Questions regarding the series

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Birdy
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Questions regarding the series

Postby Birdy » Thu Sep 20, 2018 5:32 pm

Well, it's technically just one question for now, as I'm in the process of writing a retrospective for the series and have had moments where I need to stop to look up various details. (The website and this forum has been incredibly helpful for that.) I also didn't want to put this in any specific game's section, in case I end up having more questions regarding other games in the series and don't want to make a post for each one. I hope that's okay!

Anyway; My first question is why exactly was it that the soundtrack was changed between The Silver Star and Silver Star Story? I've tried to find the answer in numerous places, but I can never seem to come up with something solid. I assume it's nothing a grand. Probably just a legal issue? Or maybe because SSS was so different from TSS that they felt the soundtrack should be entirely different? I would love some insight, as this is something I've wondered for years.

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Re: Questions regarding the series

Postby AkagisWhiteComet » Thu Sep 20, 2018 5:48 pm

Noriyuki Iwadare was the lead composer for all the LUNAR games (along with LUNAR he has a very, VERY long list of works he's done). Pixelated Audio interviewed Iwadare last year regarding the music used in LUNAR.

https://pixelatedaudio.com/lunar/

Years ago in 2003 he was interviewed for LUNAR-Net and the text from that interview can be found on the main LUNAR-Net page.

https://www.lunar-net.com/interviews/iwadare.php

As for a "why" the music was changed? If I could surmise a reason it would be because at it's core SSS has a very different progression and feel from TSS. It was also likely seen as a chance of sorts. When TSS first came along the full scope of CD quality music in games was still being explored. By the time SSS came along CD music had advanced dramatically in such a small time window. I'm certain Iwadare saw similar chance.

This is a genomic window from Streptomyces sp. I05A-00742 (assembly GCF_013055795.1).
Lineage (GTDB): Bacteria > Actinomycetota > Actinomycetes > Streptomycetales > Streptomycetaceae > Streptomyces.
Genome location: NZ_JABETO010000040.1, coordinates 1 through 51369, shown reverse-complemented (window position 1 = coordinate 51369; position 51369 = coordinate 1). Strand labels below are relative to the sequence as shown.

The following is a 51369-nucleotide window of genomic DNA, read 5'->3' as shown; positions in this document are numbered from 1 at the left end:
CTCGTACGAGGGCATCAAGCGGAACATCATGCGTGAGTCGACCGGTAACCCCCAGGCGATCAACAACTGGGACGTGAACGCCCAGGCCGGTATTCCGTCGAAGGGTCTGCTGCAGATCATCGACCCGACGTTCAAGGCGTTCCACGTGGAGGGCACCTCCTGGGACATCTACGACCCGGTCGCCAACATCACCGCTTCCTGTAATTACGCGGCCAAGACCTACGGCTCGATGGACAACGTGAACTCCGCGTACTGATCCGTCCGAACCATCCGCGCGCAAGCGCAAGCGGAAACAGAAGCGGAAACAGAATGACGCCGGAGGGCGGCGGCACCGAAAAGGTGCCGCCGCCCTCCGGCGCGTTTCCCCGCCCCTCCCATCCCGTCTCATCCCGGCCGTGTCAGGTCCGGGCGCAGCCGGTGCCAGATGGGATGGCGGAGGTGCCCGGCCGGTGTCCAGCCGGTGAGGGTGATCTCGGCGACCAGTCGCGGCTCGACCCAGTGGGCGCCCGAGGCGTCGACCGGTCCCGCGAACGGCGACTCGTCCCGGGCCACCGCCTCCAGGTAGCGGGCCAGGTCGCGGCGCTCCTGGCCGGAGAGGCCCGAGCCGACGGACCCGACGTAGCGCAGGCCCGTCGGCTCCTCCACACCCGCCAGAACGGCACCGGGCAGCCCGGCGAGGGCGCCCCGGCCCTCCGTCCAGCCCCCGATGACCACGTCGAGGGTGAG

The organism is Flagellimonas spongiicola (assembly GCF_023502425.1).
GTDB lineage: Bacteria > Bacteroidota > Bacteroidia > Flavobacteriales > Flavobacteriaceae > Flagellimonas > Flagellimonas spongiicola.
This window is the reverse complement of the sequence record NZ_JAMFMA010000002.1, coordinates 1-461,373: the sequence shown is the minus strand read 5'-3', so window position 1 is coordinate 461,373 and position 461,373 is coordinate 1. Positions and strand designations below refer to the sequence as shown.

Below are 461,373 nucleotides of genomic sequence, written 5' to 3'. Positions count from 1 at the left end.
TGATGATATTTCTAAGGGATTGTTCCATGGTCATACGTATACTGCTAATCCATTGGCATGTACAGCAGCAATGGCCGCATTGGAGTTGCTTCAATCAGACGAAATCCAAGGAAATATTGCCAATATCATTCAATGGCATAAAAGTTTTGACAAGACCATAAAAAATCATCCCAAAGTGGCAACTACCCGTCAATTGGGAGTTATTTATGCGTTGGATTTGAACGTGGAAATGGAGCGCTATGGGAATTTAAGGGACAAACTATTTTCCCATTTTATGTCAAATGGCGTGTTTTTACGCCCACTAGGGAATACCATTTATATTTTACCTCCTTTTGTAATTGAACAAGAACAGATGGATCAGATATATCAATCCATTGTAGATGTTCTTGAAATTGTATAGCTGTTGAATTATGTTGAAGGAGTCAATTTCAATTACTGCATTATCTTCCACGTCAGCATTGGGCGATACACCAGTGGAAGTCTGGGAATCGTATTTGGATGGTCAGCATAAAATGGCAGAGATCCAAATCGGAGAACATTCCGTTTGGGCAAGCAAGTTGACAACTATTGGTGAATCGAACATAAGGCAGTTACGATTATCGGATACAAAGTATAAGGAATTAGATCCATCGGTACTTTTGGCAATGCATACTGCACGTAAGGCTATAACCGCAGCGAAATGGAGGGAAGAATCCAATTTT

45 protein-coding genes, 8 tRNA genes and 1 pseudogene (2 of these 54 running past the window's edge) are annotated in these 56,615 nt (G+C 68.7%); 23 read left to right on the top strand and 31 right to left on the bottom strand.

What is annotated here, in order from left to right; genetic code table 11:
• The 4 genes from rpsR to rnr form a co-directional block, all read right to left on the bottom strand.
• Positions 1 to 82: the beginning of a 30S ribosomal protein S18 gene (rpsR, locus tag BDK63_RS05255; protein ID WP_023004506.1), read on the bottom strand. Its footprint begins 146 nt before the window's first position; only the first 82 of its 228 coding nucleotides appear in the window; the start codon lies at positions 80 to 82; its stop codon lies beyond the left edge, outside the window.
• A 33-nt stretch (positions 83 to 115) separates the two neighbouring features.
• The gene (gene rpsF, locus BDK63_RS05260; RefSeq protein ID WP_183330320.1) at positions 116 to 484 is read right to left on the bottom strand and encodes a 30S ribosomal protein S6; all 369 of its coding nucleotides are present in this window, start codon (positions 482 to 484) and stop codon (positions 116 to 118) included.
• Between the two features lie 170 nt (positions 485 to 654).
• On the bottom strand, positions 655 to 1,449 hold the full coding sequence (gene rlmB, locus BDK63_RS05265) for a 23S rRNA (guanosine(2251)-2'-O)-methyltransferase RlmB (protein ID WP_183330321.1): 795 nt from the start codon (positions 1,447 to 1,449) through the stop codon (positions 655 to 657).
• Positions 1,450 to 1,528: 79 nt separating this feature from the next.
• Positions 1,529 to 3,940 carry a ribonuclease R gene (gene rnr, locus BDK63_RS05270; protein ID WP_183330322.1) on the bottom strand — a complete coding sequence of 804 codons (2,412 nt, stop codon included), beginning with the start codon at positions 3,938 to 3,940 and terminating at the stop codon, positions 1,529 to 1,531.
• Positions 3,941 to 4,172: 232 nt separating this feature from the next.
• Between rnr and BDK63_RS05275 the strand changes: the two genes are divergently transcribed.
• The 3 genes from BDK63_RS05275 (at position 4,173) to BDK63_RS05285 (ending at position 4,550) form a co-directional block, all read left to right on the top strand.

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Re: Questions regarding the series

Postby Shinto-Cetra » Fri Sep 21, 2018 4:03 am

AkagisWhiteComet wrote:As for a "why" the music was changed? If I could surmise a reason it would be because at it's core SSS has a very different progression and feel from TSS. It was also likely seen as a chance of sorts. When TSS first came along the full scope of CD quality music in games was still being explored. By the time SSS came along CD music had advanced dramatically in such a small time window. I'm certain Iwadare saw similar chance.

Eh? They're all are nicely composed, but TSS/EB use actual real instruments (or very accurate synthesized ones.) The PS1 remakes sound tinny by comparison, even the Saturn ones are a degraded a bit, though still better than the PS1 remakes. I understand some people love chiptunes, but if sound quality = capability in terms of emulating real instruments(unless you mean something else?), the SCD ones win (and so does SSH while I'm at it.)
Also Birdy, I don't know of the reason why the soundtrack was changed.

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Re: Questions regarding the series

Postby Alunissage » Fri Sep 21, 2018 4:19 am

Iwadare was only one of four composers of the TSS music. I haven't listened to the linked podcast (wish there were a transcript; I much prefer reading to listening), so I don't know what it covers. I don't know if it's accurate to call him the lead composer of TSS though.

I had the impression that the lack of reuse of any of the TSS music (WD added some to SSSC, but there is no TSS music in the Japanese games) was more a copyright issue, perhaps relating to Studio Alex's demise. Need Shiva Indis here to comment further.

I rather doubt that changing the music had anything to do with the CD quality. Except for the cutscenes, I think all the SSS music is midi, while TSS was redbook. That's why the Saturn games sound so much better than the PlayStation ones. I remember some interview (maybe the SSSC Making Of) where Iwadare and/or Mizoguchi talked about developing a single musical theme for SSS and using it repeatedly. Certainly SSSC does have more thematic unity in that regard than TSS, which only has two instances of the same melody being used in different pieces (the town/village music, e.g., Lann and Saith, and the final battle music quoting the dragon cave music). Of course, it also used music from EB, including the Four Heroes theme which utterly baffled me when I heard it because it only occurs once in SSSC -- and I think in EB it's mainly used for the villainous "Four Heroes of Althena" so it has a much different connotation. Though come to think of it, I should verify with Kizyr that its inclusion in SSSC wasn't also a WD addition.